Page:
Harry Potter Popular in Porto

Harry Potter author J. K. Rowling is the George Washington of our times. It has nothing to do with politics or military strategy. Rather, it has everything to do with the tourism industry that has sprouted up around every place that Washington slept and now is burgeoning with every place Rowling got inspiration or wrote or where parts of the iconic films were shot.

So here we are in Porto, and Declan’s dragging us off to the Livraria Lello, a century-old bookshop that inspired the winding (and moving) staircases at Hogwarts as well as the general feel of the place, with its heavy mouldings, intricate woodwork and colorful stained glass ceiling.

I knew nothing about Rowling’s connections to Porto, but she taught English as a foreign language in the city for several years, marrying a Portuguese man with whom she had a daughter. From there, she moved to Edinburgh, Scotland, with the first three chapters of “Harry Potter and the Philosopher’s Stone” in her suitcase, but more about that later.

Going with the flow

As the success of the books and then films turned Potter into an international phenomenon, any place identified with Rowling also became popular. Apparently, the staff at Livraria Lello formerly were fierce about prohibiting photo-taking by tourists. “Hey, we’re here to run a business,” was the general tone of the staff quoted on some older travel websites I consulted.

But today they embrace the tourists, the red paint in the centers of the stair treads chipped off through constant use, a couple stopping traffic on the stairs so they can take a selfie without others in the shot. Of course, that couple, the three in my family and everyone else in the bookshop paid four euros for the privilege of visiting the business.

The door attendant (I’m not making that up) directs tourists to the corner shop to buy vouchers, then scans them at the door before allowing admittance. I overhead him say (in English, thankfully) that 5,000 people visit the store each day during high season. That’s an awful lot of golden galleons, silver sickles and bronze knuts. You can use the voucher toward books, but we already are hauling more of those back than we intended, the result of hanging out with so many Northern Irish authors. And a large majority of the ones at this bookstore, naturally, are in Portuguese.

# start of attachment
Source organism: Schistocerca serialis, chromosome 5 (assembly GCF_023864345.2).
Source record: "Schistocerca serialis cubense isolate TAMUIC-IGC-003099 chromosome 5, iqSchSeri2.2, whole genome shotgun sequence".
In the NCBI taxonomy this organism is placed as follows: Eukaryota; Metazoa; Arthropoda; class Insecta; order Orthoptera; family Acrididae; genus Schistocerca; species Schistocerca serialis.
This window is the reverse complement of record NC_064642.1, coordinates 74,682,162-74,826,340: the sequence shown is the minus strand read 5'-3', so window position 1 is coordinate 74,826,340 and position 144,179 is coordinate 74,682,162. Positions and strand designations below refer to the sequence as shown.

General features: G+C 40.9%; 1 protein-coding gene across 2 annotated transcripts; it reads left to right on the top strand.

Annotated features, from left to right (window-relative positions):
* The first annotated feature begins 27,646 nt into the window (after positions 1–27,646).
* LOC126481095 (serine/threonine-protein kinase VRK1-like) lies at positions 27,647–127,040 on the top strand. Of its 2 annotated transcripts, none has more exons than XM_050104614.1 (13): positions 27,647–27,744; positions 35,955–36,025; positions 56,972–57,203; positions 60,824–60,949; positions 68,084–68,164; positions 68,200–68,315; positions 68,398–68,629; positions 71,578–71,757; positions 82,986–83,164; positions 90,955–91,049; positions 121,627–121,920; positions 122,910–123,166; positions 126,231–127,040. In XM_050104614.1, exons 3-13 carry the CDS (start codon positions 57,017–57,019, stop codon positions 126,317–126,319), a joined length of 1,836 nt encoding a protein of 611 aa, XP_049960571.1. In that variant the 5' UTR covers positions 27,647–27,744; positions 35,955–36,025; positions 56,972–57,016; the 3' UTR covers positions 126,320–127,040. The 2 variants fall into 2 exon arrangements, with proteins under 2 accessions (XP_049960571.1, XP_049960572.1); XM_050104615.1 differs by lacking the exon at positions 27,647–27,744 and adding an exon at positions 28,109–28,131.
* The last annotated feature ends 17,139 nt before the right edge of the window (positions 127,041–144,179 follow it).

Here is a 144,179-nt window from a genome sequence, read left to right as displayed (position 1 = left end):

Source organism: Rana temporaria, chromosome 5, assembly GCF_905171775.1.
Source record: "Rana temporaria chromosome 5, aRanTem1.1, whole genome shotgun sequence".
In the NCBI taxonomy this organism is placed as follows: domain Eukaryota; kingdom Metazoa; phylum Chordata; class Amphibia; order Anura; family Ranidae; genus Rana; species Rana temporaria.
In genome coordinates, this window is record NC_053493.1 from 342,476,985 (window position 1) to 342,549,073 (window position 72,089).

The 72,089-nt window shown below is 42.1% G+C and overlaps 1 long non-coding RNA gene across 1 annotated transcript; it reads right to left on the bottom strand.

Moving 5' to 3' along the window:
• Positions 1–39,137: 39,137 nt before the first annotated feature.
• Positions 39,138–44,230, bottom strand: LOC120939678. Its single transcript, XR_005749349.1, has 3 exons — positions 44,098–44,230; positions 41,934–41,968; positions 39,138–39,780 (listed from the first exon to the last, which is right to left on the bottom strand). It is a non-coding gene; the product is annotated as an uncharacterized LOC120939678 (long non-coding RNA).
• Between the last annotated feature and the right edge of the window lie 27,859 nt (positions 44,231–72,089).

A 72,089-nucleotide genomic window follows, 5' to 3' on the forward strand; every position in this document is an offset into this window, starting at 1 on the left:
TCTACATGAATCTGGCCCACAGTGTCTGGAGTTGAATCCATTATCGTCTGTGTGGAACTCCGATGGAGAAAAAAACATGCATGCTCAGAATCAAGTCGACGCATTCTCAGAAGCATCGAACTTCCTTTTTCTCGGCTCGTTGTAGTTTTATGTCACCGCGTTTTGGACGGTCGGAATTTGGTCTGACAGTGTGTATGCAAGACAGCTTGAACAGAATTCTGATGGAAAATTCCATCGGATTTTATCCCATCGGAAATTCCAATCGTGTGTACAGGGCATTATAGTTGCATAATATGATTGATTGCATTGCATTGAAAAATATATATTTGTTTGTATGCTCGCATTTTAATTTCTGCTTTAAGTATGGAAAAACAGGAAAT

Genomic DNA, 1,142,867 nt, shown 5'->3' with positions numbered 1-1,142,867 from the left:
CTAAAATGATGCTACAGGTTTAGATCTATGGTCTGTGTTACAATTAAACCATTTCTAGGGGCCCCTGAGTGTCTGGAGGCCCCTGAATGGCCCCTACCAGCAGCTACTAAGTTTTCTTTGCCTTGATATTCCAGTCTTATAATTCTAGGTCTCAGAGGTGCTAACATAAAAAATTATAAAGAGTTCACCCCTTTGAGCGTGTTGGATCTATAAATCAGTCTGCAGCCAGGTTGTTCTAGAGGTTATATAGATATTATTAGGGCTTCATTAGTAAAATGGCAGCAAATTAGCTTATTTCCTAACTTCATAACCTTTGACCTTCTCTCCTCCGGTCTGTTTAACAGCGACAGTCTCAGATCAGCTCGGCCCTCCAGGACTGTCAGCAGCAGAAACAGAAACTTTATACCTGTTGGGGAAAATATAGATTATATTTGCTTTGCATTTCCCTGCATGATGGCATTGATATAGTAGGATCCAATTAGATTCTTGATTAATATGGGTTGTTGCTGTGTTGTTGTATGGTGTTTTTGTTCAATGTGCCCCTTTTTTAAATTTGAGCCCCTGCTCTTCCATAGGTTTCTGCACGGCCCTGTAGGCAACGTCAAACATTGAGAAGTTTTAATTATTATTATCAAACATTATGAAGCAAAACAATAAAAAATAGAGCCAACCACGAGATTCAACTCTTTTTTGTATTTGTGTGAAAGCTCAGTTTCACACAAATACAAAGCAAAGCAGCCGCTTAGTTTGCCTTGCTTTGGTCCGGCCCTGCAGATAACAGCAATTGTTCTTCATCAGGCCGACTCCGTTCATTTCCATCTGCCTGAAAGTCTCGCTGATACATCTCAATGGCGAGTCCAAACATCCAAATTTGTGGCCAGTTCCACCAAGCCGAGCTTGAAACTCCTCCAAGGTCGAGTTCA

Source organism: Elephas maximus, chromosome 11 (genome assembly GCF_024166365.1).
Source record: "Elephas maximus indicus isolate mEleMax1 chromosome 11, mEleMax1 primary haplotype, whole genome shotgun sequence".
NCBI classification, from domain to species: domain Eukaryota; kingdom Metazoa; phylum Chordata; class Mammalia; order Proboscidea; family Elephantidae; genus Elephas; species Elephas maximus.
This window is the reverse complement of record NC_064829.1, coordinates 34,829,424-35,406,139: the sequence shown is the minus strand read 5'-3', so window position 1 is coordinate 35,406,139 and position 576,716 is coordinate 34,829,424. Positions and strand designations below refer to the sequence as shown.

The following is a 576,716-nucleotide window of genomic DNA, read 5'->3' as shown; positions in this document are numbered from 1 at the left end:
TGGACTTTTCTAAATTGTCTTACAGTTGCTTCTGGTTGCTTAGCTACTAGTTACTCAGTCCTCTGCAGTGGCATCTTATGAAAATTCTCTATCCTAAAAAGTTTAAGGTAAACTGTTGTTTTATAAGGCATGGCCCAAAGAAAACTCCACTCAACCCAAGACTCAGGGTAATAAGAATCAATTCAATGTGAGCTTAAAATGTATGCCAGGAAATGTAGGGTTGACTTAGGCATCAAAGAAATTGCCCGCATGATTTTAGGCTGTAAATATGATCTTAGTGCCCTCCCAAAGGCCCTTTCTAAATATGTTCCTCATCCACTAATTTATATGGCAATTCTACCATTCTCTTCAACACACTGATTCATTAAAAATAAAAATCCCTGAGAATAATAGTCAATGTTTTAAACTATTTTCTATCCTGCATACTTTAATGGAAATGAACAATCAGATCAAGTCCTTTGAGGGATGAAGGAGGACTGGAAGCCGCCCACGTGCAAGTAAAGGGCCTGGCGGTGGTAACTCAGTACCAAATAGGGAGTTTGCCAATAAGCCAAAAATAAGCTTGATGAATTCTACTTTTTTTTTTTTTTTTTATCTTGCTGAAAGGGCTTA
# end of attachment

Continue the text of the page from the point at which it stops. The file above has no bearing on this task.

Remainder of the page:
There may not have been 5,000 in Livraria Lello when we visited, but it certainly felt that way.

‘Thinking fondly of Emma Watson’

Several years ago, during a fall book tour to support Marilynn’s biography of Stewart Parker, we met a friend of Stewart’s at The Elephant House, an Edinburgh coffeeshop where Rowling wrote while her daughter slept. As I recall, the place was rocking with tourists on a dreary Scotland November afternoon.

The main evidence of the popularity of the place wasn’t in faded stair treads, but in the toilets. Every square inch of the men’s room was filled with graffiti about the books, from the sweet to the profane and about every sentiment in between. I know from Marilynn that the women’s room was the same way.

My favorite graffito was one that said, “Thinking fondly of Emma Watson.” I have a picture of it (yes, I took photos in the toilet), but it’s locked somewhere in the cloud that’s a pain to access remotely.

So you’ll have to take my word for it.

Coimbra an Up and Down (Mostly Up) Experience

I forgot to mention how hilly Coimbra is. Porto is the same way. Getting up the triple and quadruple switchbacks—while walking on cobblestones—is a test for any person. Fortunately, Declan took that into consideration, too, when planning this trip.

He scheduled mid-day breaks on most days, so I wouldn’t have to be on my feet for too long at a stretch and would be ready to go again in the afternoon. He also booked hotels close to where the action is.

In Coimbra, the nighttime action includes fado music, a Portuguese specialty that generally denotes a sense of longing. We attended an event at à Capella, an intimate venue in a 14th-century chapel. The music was interesting, but not really to my taste. However, Marilynn liked it better than the flamenco music and dancing we saw in Seville, Spain, a few years ago.

Roman influences everywhere

On our final day in Coimbra, Declan had us scheduled to visit the Museu Nacional de Machado de Castro, built over the remains of a Roman forum. The cryptoportico (a kind of elaborate foundation) is believed to be the largest surviving Roman building in Portugal.

A tour of the cryptoportico begins the museum visit. Long, spooky corridors with occasional archways line one side, while shorter offshoots and individual rooms are dotted throughout. In other places, industrial walkways above other ruins allow good views of other parts of the cryptoportico.